Is this the rudest necklace ever? 'phallic' pendants spark fury
Controversial designer Tom Ford has sparked fury by launching a range of penis necklaces - just in time for Christmas. The phallic pendants - which resemble the shape of a cross - come in gold or silver and are available with small, medium and large charms.
Intended as the perfect holiday gifts for kinky fashionistas, size apparently doesn't matter as they are all priced $790.
But the latest offering from the designer provoked outrage on Twitter from users who said the necklaces were 'unbelievably offensive' to Christians and branded Ford 'sick' for combining a phallic image with a religious symbol.
Kevlyn Hall added: 'How dare you use a phallic symbol in the Christian cross! You insulting piece of trash! HOW DARE YOU!'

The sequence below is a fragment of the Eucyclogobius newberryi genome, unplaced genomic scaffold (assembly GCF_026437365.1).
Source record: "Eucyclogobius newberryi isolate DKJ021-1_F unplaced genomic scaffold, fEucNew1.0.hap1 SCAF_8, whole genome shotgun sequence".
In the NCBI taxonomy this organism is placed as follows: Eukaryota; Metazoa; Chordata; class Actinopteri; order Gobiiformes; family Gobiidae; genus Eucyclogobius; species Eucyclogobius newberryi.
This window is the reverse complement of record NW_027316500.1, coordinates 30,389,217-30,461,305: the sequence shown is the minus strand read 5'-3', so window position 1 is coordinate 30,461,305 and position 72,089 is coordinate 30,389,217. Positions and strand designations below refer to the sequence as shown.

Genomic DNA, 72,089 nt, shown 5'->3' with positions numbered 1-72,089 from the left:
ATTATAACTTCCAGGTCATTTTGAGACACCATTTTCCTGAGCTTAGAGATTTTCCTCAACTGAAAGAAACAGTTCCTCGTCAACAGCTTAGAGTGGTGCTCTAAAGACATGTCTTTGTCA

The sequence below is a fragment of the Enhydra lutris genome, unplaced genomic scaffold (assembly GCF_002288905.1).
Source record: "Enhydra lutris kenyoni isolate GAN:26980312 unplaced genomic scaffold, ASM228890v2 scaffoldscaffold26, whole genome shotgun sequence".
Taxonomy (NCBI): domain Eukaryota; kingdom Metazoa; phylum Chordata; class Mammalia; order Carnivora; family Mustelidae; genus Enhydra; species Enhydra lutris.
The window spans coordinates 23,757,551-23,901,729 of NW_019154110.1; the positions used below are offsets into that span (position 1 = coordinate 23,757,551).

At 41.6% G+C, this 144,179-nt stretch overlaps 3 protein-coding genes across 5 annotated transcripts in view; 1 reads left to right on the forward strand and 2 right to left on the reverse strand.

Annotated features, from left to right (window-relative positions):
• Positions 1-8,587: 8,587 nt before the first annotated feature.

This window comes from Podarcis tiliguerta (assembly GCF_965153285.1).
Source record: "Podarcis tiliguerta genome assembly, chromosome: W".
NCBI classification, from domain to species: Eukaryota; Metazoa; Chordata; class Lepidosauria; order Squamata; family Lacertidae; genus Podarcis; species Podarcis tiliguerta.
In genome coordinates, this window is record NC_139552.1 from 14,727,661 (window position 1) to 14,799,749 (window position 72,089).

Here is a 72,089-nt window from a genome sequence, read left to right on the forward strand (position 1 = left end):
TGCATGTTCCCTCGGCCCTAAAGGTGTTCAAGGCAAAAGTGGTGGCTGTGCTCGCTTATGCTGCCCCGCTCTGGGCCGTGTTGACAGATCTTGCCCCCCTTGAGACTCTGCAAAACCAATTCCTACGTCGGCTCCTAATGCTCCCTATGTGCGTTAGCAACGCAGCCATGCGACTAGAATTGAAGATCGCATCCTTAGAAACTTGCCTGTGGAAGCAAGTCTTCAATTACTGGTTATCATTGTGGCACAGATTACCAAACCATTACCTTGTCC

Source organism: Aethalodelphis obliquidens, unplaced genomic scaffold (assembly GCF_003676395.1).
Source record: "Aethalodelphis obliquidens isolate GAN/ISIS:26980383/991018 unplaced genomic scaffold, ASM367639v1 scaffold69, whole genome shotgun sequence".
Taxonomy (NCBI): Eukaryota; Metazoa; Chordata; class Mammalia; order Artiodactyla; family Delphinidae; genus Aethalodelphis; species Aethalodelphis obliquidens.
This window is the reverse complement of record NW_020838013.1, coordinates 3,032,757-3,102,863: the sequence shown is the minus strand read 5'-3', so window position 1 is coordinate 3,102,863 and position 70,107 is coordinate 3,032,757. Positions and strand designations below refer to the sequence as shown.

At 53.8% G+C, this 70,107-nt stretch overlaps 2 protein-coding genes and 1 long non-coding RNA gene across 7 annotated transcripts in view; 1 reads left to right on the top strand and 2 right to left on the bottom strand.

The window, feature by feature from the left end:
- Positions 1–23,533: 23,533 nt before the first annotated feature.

One user said on Twitter: 'This is unbelievably offensive to me. Is he insane?'
I have no doubt that these pendants were meant to offend and were probably seen by their creator as innovative and original. They are not however. The cross was originally a pagan sex symbol, meant to symbolize a male penetrating a female. With the encouragement of St. Paul, however, the early Christians adopted many pagan practices, such as Sunday observance, Easter etc. Use of the cross is another such borrowing.
In the original Greek of the New Testament there is no mention of Christ dying on a cross. The words usually translated as "cross" are either "xylon", which simply means "wood" or "stauros", which simply means "stake'. Christ was executed by nailing him to a stake with his hands both directly above his head. Why bother to add a crossbar when a simple stake could do all that was needed?